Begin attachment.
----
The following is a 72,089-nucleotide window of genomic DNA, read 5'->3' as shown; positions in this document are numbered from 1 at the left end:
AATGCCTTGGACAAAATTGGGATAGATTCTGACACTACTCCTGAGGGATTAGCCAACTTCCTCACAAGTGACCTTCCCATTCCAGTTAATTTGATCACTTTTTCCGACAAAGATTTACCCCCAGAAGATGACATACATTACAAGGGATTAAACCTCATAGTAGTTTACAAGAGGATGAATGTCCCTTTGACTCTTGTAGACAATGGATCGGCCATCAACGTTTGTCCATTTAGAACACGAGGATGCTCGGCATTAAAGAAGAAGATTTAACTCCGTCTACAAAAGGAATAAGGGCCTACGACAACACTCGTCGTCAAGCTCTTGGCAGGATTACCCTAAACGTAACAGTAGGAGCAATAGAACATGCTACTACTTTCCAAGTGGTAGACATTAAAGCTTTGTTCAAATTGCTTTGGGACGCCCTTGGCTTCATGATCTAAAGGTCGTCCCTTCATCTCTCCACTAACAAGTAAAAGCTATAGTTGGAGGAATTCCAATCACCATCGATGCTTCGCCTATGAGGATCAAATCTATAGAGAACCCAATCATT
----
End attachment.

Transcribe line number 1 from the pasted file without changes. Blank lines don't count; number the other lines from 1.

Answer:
The following is a 72,089-nucleotide window of genomic DNA, read 5'->3' as shown; positions in this document are numbered from 1 at the left end: